Chapter 13 bankruptcies can be complicated processes. A Chapter 13 bankruptcy allows you time to reorganize your debts while at the same time retaining your assets. The payment process consists of a schedule of monthly payments that are made to the court over the course of a three-to-five-year period. This allows your creditors to receive the money you owe them in monthly installments. However, under the repayment plan, you are not permitted to miss an installment payment.
If you are contemplating filing for bankruptcy or are in the middle of Chapter 13 bankruptcy proceedings, the attorneys at the Law Offices of Kenneth P. Carp may be of assistance. Our knowledgeable staff of attorneys can help you explore all of your legal options.
At the beginning of Chapter 13 bankruptcy proceedings, you must submit a proposed payment plan that is acceptable to you, the court, and your creditors. Either the court, your creditors, or both, could reject your proposed plan. The amount of your monthly payments is typically based upon the following:
- Your monthly income
- The amount of your secured debts
- The amount of non-exempt assets that you must buy back over the bankruptcy period
- The total amount of money owed to your creditors
- The total amount of money that your creditors may have been able to collect in a Chapter 7 bankruptcy proceeding
Advantages of Declaring Chapter 13 Bankruptcy
Chapter 13 bankruptcies, as opposed to Chapter 7 bankruptcies, have many legal advantages. For example, during a Chapter 13 bankruptcy proceeding, you are allowed to keep your home, and you are given time to catch up on any missed mortgage payments. Moreover, interest on certain debts may be tolled while your Chapter 13 bankruptcy case is pending.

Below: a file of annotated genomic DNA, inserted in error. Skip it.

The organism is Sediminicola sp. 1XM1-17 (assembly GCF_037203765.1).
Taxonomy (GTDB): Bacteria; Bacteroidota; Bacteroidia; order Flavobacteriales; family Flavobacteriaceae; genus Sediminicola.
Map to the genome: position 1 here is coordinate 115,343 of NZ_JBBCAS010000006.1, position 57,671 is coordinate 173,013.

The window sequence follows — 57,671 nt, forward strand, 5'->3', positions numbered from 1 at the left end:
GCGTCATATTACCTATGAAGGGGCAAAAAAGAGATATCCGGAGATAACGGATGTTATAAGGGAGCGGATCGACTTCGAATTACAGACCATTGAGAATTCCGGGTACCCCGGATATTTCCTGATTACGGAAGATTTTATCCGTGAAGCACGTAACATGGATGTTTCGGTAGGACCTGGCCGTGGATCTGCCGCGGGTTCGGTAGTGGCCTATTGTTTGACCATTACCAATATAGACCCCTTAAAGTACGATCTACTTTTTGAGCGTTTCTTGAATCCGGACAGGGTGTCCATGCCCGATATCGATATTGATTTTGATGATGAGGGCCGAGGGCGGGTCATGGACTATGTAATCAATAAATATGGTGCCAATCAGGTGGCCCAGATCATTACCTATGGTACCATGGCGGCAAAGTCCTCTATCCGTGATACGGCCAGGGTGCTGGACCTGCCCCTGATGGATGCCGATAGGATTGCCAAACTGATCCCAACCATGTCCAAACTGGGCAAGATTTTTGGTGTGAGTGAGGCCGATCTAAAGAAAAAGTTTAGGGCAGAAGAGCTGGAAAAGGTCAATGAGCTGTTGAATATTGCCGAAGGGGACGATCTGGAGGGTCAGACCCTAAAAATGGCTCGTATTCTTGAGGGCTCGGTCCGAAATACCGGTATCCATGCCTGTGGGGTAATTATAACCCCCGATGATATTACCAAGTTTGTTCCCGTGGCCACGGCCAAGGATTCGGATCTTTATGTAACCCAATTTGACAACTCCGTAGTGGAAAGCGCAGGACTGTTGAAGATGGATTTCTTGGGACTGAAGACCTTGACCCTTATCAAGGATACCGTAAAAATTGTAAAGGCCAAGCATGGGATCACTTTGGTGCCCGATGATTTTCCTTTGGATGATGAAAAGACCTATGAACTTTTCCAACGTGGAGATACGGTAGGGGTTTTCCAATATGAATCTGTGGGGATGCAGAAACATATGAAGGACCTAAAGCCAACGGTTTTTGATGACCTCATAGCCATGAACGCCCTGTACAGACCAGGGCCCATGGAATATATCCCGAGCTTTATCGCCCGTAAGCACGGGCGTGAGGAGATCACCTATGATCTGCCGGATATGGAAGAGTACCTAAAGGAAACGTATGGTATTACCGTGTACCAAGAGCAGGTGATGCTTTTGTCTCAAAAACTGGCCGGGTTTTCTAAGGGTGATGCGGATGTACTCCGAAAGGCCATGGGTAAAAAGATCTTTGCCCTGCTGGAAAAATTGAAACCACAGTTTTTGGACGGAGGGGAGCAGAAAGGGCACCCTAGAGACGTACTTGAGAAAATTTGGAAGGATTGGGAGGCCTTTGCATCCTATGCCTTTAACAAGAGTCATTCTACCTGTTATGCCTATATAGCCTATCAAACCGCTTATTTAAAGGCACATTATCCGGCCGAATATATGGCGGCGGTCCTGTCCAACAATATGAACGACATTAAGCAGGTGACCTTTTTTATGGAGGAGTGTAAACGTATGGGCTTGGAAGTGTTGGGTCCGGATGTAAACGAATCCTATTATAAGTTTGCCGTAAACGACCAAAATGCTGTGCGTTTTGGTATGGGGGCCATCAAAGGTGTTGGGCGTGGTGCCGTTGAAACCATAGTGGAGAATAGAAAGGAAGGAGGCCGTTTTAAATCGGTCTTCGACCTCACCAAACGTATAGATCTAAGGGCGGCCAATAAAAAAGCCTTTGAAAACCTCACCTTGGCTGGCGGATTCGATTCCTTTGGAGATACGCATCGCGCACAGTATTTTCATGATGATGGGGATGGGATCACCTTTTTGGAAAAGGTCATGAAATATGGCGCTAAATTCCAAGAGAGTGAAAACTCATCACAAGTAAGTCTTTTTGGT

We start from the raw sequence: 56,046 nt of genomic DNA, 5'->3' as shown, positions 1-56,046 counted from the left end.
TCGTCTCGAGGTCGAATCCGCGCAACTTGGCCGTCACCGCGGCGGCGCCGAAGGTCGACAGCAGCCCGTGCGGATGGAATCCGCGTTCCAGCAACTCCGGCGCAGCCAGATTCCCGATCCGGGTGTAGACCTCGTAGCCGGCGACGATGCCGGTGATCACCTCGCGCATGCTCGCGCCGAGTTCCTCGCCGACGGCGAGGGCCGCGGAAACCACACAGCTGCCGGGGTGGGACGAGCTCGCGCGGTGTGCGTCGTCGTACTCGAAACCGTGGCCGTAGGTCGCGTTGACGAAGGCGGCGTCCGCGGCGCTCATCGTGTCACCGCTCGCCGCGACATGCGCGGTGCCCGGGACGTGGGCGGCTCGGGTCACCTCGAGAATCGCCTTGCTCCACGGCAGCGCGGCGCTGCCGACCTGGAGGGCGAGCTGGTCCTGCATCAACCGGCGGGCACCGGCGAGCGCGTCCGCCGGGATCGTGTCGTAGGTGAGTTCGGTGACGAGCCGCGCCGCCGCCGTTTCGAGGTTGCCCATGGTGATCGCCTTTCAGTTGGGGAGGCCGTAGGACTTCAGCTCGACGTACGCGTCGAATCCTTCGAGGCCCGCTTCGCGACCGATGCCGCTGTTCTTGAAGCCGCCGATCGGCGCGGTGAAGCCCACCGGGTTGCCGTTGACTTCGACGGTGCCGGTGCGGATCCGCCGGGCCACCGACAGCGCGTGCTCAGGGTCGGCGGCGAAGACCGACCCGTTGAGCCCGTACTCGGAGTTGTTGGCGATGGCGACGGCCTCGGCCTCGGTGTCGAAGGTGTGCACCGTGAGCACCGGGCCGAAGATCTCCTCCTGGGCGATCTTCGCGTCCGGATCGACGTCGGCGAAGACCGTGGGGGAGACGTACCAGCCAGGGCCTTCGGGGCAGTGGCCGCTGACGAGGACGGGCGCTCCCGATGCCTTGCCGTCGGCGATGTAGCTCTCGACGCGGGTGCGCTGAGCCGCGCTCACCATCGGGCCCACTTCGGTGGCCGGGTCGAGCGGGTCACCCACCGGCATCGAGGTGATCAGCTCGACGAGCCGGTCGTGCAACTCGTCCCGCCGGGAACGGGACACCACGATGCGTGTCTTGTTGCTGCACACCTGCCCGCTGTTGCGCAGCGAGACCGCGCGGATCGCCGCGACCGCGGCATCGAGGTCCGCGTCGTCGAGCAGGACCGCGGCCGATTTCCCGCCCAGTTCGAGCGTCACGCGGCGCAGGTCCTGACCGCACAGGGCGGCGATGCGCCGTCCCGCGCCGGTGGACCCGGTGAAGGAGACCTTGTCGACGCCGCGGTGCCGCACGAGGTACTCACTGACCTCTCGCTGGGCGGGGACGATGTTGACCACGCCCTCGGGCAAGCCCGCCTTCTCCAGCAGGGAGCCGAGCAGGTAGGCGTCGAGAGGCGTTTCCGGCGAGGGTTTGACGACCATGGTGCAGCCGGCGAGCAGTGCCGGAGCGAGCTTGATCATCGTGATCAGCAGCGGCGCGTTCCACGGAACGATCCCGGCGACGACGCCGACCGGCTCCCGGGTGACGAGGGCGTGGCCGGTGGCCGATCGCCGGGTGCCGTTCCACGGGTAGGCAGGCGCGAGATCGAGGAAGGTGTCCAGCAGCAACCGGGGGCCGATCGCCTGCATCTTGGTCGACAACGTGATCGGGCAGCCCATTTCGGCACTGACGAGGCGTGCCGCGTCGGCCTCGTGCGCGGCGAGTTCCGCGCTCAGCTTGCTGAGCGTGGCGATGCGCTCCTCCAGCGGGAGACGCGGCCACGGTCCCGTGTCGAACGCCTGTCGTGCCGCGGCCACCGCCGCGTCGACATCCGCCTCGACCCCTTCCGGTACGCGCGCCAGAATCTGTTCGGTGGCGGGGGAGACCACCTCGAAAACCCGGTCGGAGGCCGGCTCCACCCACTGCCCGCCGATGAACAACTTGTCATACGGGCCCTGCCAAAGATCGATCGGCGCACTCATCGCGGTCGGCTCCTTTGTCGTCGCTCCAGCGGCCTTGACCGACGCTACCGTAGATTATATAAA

During a Chapter 13 bankruptcy proceeding, you can also pay off your debt(s) via a payment plan that is approved by your creditors and the court, and you may be able to reduce or totally eliminate unsecured, lower priority liens, such as second mortgages and HELOC’s. You are also permitted to keep all of your property and assets while your bankruptcy case is pending.
Since the timeline in a Chapter 13 bankruptcy is extended over a period of three to five years, you are given considerably more time to pay off all of your outstanding debts.
Contact a Missouri Bankruptcy Lawyer Today for an Initial Consultation
A Missouri bankruptcy lawyer can help you decide whether or not you should consider filing for Chapter 13 bankruptcy. To schedule a free consultation with a St. Charles or St. Louis bankruptcy attorney, please call us or contact us online.